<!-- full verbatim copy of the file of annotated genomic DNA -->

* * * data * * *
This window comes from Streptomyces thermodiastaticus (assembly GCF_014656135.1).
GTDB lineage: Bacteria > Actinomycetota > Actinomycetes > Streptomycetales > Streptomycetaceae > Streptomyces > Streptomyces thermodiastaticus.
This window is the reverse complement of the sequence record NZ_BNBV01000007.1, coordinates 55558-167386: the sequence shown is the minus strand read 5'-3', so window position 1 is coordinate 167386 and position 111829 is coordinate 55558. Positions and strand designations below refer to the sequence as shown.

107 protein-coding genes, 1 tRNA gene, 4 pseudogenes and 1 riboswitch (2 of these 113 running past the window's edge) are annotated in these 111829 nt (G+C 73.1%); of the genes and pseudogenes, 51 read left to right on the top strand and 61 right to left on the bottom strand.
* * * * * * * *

This window comes from Streptomyces thermodiastaticus (assembly GCF_014656135.1).
GTDB lineage: Bacteria > Actinomycetota > Actinomycetes > Streptomycetales > Streptomycetaceae > Streptomyces > Streptomyces thermodiastaticus.
This window is the reverse complement of the sequence record NZ_BNBV01000007.1, coordinates 55558-167386: the sequence shown is the minus strand read 5'-3', so window position 1 is coordinate 167386 and position 111829 is coordinate 55558. Positions and strand designations below refer to the sequence as shown.

107 protein-coding genes, 1 tRNA gene, 4 pseudogenes and 1 riboswitch (2 of these 113 running past the window's edge) are annotated in these 111829 nt (G+C 73.1%); of the genes and pseudogenes, 51 read left to right on the top strand and 61 right to left on the bottom strand.